And speaking of moving parts, the design of the switch on paper is completely different from the operation of the switch in a human hand, especially when contacting that wonderful opposable thumb we’ve been taught separates us from the rest of the animal kingdom. The thumb switch should have the right amount of resistance and tactile click to talk back during the activation.  Of all my lights, there is just something about the Surefire and Fenix lights that have that proper click.  Although you might have noticed that Fenix does not make any WMLs.  That’s because they do, but they are marketed under different brand names and non-competition clauses will prevent Fenix from selling any for at least a few more years.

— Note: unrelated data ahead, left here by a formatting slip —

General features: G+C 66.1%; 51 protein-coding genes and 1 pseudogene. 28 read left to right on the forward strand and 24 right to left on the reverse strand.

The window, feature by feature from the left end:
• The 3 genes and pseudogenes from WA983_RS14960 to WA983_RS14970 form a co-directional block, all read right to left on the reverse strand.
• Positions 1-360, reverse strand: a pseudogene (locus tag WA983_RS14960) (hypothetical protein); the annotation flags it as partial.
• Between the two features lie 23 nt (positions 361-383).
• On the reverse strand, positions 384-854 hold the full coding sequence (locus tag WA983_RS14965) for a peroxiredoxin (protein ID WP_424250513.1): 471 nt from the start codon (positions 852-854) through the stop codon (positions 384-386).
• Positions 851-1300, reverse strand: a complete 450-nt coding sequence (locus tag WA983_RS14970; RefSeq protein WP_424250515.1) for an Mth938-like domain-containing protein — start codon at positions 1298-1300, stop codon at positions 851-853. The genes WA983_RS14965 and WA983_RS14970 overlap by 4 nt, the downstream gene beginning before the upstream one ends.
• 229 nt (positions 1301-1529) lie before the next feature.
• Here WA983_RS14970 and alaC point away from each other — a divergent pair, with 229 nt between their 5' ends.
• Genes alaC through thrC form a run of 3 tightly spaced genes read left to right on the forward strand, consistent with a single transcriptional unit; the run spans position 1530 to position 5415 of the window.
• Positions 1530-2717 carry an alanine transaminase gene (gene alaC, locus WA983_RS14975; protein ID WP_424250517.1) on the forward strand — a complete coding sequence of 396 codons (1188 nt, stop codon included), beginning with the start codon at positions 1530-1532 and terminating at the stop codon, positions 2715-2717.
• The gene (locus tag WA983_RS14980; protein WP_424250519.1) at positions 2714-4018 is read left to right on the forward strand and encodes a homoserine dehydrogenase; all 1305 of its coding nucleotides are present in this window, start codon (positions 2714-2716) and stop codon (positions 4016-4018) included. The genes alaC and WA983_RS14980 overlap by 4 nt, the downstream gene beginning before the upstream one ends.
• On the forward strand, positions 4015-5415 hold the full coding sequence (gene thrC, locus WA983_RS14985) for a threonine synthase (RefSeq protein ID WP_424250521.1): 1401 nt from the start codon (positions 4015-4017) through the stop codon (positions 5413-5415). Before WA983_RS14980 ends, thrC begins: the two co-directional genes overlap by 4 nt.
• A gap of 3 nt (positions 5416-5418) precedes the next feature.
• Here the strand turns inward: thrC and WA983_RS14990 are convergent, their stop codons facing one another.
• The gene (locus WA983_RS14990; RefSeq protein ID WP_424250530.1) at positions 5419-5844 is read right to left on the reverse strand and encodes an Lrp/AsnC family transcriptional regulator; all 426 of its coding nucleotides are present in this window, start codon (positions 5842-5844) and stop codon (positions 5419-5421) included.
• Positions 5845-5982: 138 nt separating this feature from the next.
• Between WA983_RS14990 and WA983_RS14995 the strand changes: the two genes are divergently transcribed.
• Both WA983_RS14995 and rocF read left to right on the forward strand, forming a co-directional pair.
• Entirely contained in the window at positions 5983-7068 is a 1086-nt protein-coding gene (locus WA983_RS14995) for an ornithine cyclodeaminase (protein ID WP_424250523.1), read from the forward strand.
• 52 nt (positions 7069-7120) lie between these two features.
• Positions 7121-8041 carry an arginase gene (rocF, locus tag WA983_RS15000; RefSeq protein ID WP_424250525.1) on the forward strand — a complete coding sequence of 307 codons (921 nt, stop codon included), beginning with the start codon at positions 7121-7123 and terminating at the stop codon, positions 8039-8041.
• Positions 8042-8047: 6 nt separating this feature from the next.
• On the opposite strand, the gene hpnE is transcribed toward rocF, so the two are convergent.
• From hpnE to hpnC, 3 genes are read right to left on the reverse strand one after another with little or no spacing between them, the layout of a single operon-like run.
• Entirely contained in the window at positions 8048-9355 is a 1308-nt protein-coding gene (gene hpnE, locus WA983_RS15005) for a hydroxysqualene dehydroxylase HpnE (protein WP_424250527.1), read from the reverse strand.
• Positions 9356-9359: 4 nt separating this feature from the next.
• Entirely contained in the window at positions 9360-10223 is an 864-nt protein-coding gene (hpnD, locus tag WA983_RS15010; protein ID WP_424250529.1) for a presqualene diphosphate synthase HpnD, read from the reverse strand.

Toyota spends millions on the feel of it.  And so does Geissele, Magpul and Daniel Defense.  You see there are very few places on a weapons light that involve human interaction so those companies that pay special attention to the human-flashlight interface are those that I prefer.  The reason for stressing this particular tangent of weapons mounted lights is that when the S hits the Fan, your pulse spikes, adrenaline is dumped into your bloodstream, and your vision tunnels, the operation of a WML must be like every other human reaction that has evolved over millions of years. Not time for memorized luminosity sequences. No time to wonder, to paraphrase Sigmund Freud, if a click is just a click.

Related: Bug Out Flashlight Wisdom